The unemployed can get a job if they don’t like it

What might the unemployed dislike? For one thing, it is the inability of Congress to pass H.R.4213 — American Jobs and Closing Tax Loopholes Act of 2010. The impediment: The Senate cannot pass this bill until it finishes its battle over the pork contained therein, as Open Congress explains:

The problem is that the unemployment benefits are attached to a "tax extenders" package containing dozens of unrelated tax breaks for industries, some designed to spur job creation and some that look outright porky. It contains stuff like a $6 billion research and development tax credit, an $868 million tax credit for biodiesel manufacturers, a $46 million credit for Hollywood filmmakers, a $131 million credit for Puerto Rican rum distillers and much more along these lines. You can download a full summary from the House Ways and Means Committee.

As Ryan Grim and Shahien Nasiripour at Huffington Post reported recently, these kinds of tax extender grab-bag bills generally pass through Congress easily. "Extending the tax-breaks each year keeps them off the long-term books," they write. "And because most of the credits expire each year, lobbyists can argue to their business clients that their services need to be kept on retainer at all times. And members of Congress win because the lobbyists continuously shower them with corporate money."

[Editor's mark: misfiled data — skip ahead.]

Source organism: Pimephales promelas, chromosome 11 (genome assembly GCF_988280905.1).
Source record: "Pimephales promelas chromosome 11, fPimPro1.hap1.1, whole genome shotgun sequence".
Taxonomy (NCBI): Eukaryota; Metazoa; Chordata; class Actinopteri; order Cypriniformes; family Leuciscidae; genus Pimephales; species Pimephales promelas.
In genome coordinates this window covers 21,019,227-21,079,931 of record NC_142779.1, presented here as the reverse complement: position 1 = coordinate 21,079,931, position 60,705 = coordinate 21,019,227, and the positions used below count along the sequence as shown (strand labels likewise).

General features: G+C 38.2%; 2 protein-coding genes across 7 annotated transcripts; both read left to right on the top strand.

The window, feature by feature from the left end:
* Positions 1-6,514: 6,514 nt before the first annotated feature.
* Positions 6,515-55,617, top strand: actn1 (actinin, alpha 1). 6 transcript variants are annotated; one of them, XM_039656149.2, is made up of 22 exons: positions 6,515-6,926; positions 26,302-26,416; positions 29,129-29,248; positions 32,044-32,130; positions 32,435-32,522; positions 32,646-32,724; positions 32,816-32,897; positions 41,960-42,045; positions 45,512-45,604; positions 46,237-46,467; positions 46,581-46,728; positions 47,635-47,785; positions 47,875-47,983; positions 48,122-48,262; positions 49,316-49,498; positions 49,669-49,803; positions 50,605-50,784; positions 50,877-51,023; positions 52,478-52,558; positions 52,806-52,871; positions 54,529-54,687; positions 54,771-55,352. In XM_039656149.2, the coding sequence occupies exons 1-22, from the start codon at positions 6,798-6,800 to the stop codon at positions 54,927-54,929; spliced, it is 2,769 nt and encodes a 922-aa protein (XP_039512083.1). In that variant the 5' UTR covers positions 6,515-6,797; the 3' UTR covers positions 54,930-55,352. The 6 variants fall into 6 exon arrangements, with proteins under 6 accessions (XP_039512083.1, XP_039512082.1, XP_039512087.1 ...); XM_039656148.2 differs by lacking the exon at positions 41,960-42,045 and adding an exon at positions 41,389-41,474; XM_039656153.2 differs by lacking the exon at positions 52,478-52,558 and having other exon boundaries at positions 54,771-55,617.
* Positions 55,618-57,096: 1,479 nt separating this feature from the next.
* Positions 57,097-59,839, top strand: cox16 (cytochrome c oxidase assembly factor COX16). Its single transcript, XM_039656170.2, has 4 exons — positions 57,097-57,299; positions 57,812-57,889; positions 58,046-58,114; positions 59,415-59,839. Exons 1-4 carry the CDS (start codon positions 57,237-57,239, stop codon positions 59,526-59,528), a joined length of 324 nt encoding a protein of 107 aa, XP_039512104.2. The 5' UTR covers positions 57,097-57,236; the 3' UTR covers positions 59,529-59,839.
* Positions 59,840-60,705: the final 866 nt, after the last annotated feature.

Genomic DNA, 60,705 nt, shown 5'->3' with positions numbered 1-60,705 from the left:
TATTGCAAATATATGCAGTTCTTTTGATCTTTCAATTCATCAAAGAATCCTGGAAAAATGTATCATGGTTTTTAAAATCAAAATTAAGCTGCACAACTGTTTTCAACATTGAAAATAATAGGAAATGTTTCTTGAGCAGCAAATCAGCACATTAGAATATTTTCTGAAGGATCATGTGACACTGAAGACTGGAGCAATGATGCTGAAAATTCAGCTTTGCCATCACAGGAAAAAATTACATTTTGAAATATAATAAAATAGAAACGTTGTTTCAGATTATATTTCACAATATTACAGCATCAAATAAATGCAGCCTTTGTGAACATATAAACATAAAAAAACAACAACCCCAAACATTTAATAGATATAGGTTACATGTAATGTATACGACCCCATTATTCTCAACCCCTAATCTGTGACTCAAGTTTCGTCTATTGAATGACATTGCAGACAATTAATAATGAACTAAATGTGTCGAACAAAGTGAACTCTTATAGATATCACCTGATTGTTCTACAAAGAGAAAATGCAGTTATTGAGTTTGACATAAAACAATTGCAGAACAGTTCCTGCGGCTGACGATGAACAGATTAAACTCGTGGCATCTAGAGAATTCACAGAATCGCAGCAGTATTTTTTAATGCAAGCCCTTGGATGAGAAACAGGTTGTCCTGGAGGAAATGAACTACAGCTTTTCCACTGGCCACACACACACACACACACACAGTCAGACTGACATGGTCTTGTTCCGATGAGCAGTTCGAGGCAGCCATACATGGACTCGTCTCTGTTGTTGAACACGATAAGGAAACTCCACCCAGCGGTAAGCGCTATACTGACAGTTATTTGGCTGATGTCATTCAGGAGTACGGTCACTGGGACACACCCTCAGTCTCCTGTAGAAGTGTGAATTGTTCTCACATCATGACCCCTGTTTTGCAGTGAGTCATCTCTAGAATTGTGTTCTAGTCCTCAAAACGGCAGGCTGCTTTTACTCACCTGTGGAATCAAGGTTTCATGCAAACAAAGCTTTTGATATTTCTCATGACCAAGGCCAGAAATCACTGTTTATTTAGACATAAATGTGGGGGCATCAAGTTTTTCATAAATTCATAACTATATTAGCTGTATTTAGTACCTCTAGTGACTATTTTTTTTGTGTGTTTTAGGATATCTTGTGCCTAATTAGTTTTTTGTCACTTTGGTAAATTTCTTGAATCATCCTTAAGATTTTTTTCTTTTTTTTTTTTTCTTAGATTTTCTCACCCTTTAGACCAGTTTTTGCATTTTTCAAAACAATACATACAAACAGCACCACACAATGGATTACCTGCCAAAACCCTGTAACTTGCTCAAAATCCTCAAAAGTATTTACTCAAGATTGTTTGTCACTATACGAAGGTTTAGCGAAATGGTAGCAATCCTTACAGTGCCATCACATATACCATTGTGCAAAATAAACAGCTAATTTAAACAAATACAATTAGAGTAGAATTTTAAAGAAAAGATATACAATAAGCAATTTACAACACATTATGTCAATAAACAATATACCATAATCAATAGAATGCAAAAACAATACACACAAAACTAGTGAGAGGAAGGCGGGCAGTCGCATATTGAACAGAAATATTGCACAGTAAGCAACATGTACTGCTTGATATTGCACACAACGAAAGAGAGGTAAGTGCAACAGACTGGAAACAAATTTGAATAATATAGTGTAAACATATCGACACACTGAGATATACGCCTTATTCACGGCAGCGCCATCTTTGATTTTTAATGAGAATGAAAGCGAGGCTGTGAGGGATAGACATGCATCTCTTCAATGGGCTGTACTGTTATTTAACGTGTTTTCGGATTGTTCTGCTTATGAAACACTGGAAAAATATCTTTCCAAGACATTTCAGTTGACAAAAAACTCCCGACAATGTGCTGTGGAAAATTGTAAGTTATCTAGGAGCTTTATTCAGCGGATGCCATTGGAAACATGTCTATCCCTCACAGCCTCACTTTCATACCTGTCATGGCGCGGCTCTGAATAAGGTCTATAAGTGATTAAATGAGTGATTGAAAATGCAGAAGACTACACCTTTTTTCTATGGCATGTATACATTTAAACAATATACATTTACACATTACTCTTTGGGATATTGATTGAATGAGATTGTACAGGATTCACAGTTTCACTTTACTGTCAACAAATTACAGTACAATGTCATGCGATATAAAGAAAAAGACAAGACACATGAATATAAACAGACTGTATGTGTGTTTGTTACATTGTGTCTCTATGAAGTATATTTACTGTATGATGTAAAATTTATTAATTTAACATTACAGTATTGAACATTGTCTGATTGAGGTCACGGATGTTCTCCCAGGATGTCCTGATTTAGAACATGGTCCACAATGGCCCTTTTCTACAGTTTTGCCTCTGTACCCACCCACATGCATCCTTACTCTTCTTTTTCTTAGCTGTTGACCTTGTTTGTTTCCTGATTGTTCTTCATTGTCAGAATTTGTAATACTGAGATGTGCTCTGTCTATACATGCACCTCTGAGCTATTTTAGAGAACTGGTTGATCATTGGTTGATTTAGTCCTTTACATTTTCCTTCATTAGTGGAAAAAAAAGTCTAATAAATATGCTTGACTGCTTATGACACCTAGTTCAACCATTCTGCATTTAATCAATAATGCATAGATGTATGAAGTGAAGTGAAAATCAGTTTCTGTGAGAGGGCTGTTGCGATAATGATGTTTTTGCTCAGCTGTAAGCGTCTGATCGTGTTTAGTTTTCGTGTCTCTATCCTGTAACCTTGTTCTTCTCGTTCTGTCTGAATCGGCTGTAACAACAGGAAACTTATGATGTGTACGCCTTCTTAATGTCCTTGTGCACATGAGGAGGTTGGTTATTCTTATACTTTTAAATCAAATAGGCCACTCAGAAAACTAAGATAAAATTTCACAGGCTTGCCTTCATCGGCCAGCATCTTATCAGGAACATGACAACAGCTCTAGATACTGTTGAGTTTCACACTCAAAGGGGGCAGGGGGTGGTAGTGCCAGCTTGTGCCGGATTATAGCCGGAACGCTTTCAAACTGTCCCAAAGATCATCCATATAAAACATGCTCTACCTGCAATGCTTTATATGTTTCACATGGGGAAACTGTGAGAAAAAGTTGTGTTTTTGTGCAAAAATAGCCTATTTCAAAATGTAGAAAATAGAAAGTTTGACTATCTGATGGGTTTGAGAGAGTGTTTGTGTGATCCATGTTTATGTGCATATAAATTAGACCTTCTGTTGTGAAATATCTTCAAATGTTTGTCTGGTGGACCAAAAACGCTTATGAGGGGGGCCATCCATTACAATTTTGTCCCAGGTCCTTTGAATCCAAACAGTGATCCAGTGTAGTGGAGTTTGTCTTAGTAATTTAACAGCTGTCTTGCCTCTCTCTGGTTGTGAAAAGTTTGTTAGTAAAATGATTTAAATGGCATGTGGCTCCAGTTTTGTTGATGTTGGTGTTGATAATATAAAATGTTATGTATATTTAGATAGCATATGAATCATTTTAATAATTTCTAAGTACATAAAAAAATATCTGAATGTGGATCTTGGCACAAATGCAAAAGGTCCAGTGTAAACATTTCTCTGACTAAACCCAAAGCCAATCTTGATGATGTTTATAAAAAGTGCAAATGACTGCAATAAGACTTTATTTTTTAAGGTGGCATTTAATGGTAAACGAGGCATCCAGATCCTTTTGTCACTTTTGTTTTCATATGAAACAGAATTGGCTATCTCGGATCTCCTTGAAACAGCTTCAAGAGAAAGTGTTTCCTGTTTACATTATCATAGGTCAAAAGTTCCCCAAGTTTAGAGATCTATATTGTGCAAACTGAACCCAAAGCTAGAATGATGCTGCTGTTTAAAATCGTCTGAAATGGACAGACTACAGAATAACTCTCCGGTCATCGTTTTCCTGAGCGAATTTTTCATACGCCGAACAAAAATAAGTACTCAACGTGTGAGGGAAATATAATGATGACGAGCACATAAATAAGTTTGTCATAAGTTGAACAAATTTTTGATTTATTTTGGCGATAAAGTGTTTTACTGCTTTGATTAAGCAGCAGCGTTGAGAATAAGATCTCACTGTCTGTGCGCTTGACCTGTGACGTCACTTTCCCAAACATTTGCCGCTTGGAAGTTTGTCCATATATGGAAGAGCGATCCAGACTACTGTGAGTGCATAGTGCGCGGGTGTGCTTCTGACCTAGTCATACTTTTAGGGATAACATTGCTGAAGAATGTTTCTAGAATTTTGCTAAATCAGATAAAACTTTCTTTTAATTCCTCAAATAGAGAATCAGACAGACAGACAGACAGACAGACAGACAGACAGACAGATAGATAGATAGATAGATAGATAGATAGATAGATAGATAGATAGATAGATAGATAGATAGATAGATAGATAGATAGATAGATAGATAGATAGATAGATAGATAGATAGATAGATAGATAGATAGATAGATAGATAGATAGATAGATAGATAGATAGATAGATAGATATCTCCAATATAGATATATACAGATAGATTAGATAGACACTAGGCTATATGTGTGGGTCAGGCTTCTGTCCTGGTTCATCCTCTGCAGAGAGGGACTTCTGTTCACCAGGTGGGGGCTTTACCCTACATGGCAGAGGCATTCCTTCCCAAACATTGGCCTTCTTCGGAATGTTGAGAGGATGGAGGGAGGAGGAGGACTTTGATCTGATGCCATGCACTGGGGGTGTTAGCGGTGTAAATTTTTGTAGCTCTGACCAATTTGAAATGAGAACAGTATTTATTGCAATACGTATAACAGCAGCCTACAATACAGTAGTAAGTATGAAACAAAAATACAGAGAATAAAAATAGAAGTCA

But this time around, with anxiety about the federal deficit running high and a very contentious mid-term season quickly approaching, the extenders bill is running into problems. In order to lessen the bills impact on the deficit, the Democrats have included a number of corporate tax increases and tax-loophole closers in the bill, and the battle now is between different industries and the lawmakers who represent them.

The upshot: The unemployed, who lack a strong voice in Congress, must suffer until the members of Congress and the lobbyists who they serve reach deals that they can live with.

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